Tuesday, 8 December 2015

The challenges of central bank divergence By Martin Wolf

The US is years ahead of the EU in recovery and so at a different stage of the monetary policy cycle
Janet Yellen, chair of the U.S. Federal Reserve, speaks during her semiannual report on the economy to the Senate Banking Committee in Washington, D.C., U.S., on Thursday, July 16, 2015. Yellen said the Federal Reserve is "highly focused" on the risks of raising interest rates too early. Photographer: Drew Angerer/Bloomberg *** Local Caption *** Janet Yellen©Bloomberg
Janet Yellen, Federal Reserve chair
The European Central Bank eased monetary policy last week, albeit not enough to please markets. But the US Federal Reserve is widely expected to raise short-term rates next week. This divergence between the most important central banks is likely to prove significant. Does this make sense for each in view of their own mandates? And what complications might such a divergence create for the world?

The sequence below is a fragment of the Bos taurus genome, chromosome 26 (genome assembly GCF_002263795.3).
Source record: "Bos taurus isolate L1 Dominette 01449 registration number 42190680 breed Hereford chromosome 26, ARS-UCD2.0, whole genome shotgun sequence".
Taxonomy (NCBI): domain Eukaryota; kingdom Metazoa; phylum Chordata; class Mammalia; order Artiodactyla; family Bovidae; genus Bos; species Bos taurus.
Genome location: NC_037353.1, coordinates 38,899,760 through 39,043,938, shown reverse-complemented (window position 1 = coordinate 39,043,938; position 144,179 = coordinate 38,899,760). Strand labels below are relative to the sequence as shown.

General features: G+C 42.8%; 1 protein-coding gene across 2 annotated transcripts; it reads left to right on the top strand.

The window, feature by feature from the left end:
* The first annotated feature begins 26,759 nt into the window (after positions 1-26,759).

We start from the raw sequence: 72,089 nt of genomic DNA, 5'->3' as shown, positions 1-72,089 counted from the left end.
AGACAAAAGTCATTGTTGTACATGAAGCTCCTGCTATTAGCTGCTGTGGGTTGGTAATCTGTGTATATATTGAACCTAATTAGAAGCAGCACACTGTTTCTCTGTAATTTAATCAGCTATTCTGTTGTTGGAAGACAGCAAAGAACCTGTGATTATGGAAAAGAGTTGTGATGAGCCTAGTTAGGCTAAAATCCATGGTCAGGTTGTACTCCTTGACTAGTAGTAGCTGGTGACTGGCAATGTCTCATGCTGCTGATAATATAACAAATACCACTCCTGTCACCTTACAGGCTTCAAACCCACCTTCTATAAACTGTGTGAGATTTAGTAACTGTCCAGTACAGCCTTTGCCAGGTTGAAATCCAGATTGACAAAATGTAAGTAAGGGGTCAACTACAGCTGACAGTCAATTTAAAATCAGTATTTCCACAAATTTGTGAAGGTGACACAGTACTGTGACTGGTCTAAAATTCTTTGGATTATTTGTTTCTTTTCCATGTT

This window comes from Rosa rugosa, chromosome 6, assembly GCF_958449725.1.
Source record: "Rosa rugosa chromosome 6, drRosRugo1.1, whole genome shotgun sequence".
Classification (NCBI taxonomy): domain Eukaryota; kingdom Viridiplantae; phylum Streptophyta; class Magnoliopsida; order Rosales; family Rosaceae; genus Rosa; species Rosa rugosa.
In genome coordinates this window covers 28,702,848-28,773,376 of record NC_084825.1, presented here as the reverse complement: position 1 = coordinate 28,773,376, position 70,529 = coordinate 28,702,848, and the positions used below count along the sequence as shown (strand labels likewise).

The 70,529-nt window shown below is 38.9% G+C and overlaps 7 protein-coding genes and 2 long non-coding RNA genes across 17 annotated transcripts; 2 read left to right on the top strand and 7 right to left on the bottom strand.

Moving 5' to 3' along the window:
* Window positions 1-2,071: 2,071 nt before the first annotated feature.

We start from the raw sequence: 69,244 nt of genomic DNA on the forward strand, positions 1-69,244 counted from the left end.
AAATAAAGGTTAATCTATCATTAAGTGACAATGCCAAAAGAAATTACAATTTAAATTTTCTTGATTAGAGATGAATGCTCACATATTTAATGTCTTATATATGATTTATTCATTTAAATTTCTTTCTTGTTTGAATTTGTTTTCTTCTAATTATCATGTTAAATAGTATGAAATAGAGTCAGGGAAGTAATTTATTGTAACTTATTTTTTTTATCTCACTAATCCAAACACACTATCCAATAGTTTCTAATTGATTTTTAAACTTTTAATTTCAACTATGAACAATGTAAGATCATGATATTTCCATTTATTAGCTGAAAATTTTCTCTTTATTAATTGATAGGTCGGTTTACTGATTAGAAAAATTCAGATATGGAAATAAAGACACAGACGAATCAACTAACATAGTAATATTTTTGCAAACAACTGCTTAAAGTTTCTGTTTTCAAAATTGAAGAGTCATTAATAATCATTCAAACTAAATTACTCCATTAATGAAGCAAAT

At first glance, the answer to the first question is straightforward: yes. The Fed and the ECB ought to be following different policies because their economies are in such widely different places.


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